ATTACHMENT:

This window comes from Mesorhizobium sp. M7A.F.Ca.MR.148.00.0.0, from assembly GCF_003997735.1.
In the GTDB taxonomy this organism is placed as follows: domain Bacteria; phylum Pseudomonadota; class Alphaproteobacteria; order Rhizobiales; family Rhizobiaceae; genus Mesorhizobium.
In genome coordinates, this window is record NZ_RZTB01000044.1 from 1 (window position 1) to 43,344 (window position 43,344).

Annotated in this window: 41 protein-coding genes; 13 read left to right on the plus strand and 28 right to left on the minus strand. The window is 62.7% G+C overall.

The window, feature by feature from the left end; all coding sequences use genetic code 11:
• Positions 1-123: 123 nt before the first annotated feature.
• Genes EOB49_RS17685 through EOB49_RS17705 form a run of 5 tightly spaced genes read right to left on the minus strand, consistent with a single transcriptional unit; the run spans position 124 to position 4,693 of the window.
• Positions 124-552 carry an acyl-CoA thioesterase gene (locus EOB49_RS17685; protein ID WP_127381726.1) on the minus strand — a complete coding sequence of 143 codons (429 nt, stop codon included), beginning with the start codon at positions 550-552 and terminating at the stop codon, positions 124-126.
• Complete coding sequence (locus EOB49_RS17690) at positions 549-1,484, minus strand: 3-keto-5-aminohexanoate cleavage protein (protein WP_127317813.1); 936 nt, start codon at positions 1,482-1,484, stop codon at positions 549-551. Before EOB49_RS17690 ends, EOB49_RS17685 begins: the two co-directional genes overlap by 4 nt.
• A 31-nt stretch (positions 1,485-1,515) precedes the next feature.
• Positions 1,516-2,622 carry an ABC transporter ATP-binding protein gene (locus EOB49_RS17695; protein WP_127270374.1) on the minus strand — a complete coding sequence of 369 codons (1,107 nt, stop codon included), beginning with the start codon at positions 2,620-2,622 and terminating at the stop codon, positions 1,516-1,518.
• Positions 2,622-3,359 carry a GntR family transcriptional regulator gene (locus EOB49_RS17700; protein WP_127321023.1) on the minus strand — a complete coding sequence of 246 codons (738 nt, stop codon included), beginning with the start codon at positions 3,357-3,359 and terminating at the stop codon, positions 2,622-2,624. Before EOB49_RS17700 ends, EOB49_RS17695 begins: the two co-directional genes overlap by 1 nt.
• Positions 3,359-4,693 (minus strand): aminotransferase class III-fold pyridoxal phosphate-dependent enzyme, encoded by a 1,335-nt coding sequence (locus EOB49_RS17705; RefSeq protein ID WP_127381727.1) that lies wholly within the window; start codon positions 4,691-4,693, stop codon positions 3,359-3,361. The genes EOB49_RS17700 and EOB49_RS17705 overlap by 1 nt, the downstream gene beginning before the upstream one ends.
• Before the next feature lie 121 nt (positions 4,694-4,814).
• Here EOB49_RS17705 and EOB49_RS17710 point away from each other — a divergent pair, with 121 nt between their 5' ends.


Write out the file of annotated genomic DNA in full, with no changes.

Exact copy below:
This window comes from Mesorhizobium sp. M7A.F.Ca.MR.148.00.0.0, from assembly GCF_003997735.1.
In the GTDB taxonomy this organism is placed as follows: domain Bacteria; phylum Pseudomonadota; class Alphaproteobacteria; order Rhizobiales; family Rhizobiaceae; genus Mesorhizobium.
In genome coordinates, this window is record NZ_RZTB01000044.1 from 1 (window position 1) to 43,344 (window position 43,344).

Annotated in this window: 41 protein-coding genes; 13 read left to right on the plus strand and 28 right to left on the minus strand. The window is 62.7% G+C overall.

The window, feature by feature from the left end; all coding sequences use genetic code 11:
• Positions 1-123: 123 nt before the first annotated feature.
• Genes EOB49_RS17685 through EOB49_RS17705 form a run of 5 tightly spaced genes read right to left on the minus strand, consistent with a single transcriptional unit; the run spans position 124 to position 4,693 of the window.
• Positions 124-552 carry an acyl-CoA thioesterase gene (locus EOB49_RS17685; protein ID WP_127381726.1) on the minus strand — a complete coding sequence of 143 codons (429 nt, stop codon included), beginning with the start codon at positions 550-552 and terminating at the stop codon, positions 124-126.
• Complete coding sequence (locus EOB49_RS17690) at positions 549-1,484, minus strand: 3-keto-5-aminohexanoate cleavage protein (protein WP_127317813.1); 936 nt, start codon at positions 1,482-1,484, stop codon at positions 549-551. Before EOB49_RS17690 ends, EOB49_RS17685 begins: the two co-directional genes overlap by 4 nt.
• A 31-nt stretch (positions 1,485-1,515) precedes the next feature.
• Positions 1,516-2,622 carry an ABC transporter ATP-binding protein gene (locus EOB49_RS17695; protein WP_127270374.1) on the minus strand — a complete coding sequence of 369 codons (1,107 nt, stop codon included), beginning with the start codon at positions 2,620-2,622 and terminating at the stop codon, positions 1,516-1,518.
• Positions 2,622-3,359 carry a GntR family transcriptional regulator gene (locus EOB49_RS17700; protein WP_127321023.1) on the minus strand — a complete coding sequence of 246 codons (738 nt, stop codon included), beginning with the start codon at positions 3,357-3,359 and terminating at the stop codon, positions 2,622-2,624. Before EOB49_RS17700 ends, EOB49_RS17695 begins: the two co-directional genes overlap by 1 nt.
• Positions 3,359-4,693 (minus strand): aminotransferase class III-fold pyridoxal phosphate-dependent enzyme, encoded by a 1,335-nt coding sequence (locus EOB49_RS17705; RefSeq protein ID WP_127381727.1) that lies wholly within the window; start codon positions 4,691-4,693, stop codon positions 3,359-3,361. The genes EOB49_RS17700 and EOB49_RS17705 overlap by 1 nt, the downstream gene beginning before the upstream one ends.
• Before the next feature lie 121 nt (positions 4,694-4,814).
• Here EOB49_RS17705 and EOB49_RS17710 point away from each other — a divergent pair, with 121 nt between their 5' ends.